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Politics and Government

Four Out Of Five Oklahoma Congressmen Agree: 'Yes' To Farm Bill


Sixty-two Republicans voted against the five-year, half-trillion-dollar farm bill that would have cute $2 billion annual from food stamps and let states impose broad new work requirements on those who receive them.

Freshman U.S. Rep. Jim Bridenstine (R-Okla. 1) was the only Oklahoma congressman to vote against the farm bill.

Bridenstine told The Oklahoman's Chris Casteel only two percent of Americans received food entitlements when they were linked with the farm program in the 1970s. Now, 15 percent of the population relies on the Supplemental Nutrition Assistance Program, or SNAP.

“Both the agriculture program and food stamps need major reform,” Bridenstine said. “The two programs must be separated to accomplish real reform. Many people don’t realize that over 70% of the spending in the bill went to food stamps.”

Congressman Frank Lucas (R-Okla. 3) chairs the House Agriculture Committee. He says members of both parties had signaled opposition to the food stamp cuts in the bill.

“I know that not everyone has in this final bill exactly what they want,” Lucas says. “I know some of my very conservative friends think it doesn’t go far enough in the name of reform. I know some of my liberal friends think it goes too far.”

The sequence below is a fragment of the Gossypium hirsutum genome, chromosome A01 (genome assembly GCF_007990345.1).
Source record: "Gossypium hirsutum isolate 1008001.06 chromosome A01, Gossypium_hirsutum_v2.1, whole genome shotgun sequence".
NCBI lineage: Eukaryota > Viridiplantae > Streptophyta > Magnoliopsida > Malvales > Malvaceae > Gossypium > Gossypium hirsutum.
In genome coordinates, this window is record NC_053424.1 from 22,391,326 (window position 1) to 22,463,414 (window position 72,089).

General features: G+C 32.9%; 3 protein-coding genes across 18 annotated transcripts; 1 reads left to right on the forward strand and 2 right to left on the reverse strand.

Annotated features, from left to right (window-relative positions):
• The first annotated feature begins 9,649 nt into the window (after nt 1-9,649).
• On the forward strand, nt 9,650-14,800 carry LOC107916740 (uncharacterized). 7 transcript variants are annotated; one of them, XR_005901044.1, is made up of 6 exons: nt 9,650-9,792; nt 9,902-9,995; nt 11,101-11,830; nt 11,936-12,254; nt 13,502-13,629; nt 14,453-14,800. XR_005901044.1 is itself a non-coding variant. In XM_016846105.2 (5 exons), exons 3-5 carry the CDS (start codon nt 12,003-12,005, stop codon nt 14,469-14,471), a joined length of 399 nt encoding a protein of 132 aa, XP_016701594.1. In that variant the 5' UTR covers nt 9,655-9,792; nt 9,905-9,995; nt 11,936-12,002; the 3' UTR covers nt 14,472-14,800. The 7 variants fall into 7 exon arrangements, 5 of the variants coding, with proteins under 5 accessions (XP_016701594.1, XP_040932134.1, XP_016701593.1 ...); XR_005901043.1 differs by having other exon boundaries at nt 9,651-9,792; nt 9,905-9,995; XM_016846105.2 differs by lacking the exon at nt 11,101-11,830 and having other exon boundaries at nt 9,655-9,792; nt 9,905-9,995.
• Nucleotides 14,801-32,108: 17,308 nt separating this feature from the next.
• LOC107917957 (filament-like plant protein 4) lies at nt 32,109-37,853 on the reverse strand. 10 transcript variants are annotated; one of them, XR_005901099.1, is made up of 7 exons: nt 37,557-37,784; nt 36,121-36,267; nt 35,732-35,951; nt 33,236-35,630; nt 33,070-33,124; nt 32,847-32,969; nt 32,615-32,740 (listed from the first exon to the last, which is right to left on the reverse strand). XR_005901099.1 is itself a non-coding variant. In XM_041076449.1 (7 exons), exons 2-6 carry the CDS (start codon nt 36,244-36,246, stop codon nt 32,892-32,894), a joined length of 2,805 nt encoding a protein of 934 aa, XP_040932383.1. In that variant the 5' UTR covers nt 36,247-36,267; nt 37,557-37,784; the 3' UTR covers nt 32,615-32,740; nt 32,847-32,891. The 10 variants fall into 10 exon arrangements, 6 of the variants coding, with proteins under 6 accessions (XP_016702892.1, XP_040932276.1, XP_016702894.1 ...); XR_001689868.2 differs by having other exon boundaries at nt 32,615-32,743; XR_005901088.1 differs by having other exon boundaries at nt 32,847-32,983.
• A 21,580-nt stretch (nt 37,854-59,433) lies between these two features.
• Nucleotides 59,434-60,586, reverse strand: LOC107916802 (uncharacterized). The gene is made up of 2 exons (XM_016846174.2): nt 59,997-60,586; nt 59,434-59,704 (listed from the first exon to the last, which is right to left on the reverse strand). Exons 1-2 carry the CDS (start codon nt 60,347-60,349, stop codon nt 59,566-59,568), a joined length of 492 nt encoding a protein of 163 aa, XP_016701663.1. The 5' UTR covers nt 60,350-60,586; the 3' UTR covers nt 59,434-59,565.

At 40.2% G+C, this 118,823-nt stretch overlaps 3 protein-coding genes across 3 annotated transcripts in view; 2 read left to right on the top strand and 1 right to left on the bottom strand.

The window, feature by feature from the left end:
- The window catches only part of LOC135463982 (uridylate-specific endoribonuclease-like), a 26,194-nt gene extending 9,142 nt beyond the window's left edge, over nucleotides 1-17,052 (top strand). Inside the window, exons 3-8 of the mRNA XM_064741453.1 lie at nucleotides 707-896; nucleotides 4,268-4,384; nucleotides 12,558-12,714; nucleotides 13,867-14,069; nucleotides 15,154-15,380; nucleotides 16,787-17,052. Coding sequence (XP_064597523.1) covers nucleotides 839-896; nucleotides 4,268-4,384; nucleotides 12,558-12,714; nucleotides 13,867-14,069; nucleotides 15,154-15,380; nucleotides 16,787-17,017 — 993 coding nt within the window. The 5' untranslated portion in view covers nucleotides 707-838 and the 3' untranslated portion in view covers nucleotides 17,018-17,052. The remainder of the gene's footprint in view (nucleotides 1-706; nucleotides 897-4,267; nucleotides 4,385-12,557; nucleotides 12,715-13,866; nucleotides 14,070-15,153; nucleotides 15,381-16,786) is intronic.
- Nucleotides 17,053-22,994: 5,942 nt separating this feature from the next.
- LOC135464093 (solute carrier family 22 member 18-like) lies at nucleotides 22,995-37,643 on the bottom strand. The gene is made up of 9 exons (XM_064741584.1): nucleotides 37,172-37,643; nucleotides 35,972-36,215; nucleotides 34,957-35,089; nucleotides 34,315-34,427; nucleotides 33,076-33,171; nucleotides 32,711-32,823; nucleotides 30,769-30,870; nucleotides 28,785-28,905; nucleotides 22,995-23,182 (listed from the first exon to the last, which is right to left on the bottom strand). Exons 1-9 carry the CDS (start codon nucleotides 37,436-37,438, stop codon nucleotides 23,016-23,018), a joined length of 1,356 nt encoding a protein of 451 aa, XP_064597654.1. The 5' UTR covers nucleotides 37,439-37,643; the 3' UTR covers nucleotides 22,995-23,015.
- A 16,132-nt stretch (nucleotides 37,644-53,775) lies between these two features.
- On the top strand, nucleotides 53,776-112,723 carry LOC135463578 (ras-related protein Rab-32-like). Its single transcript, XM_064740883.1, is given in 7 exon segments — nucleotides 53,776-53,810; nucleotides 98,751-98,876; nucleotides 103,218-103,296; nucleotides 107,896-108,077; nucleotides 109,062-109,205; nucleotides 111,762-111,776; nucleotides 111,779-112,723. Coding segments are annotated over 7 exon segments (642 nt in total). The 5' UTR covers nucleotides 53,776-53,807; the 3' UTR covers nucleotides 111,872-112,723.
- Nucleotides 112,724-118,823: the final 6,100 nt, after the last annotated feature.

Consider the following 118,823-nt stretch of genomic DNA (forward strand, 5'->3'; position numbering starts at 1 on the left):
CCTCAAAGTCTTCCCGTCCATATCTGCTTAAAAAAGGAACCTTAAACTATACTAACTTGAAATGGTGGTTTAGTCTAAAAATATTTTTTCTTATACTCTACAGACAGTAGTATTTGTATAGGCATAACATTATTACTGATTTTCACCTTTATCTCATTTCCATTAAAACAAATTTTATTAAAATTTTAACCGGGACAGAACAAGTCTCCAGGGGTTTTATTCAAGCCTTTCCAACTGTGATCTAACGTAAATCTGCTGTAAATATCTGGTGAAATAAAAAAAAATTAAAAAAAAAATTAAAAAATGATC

Many Republicans say the cuts are not enough; the food stamp program has doubled in cost over the last five years to almost $80 billion a year and now helps to feed 1 in 7 Americans.

Most Congressional Democrats oppose any reductions in food stamps, contending that the House plan could remove as many as 2 million needy recipients from the rolls.

After the vote, Lucas said the committee is assessing its options.

The House's broad rejection of a massive farm bill could signal a shift in the way Congress views agriculture policy.

Farm issues once had enormous clout on Capitol Hill, but the healthy agriculture economy and an increased interest in cutting spending have worked against farm-state lawmakers who are trying to push a farm bill through for a third year in a row.

The Oklahoma Farm Bureau says it’s disappointed with the vote.

“We produce abundant crops despite the variable weather conditions and that is why this farm bill is so important,” President Mike Spradling says. “It would give farmers the protection and ability to manage risks with a solid crop insurance program.”

Spradling says the negative vote will indefinitely delay business decisions.

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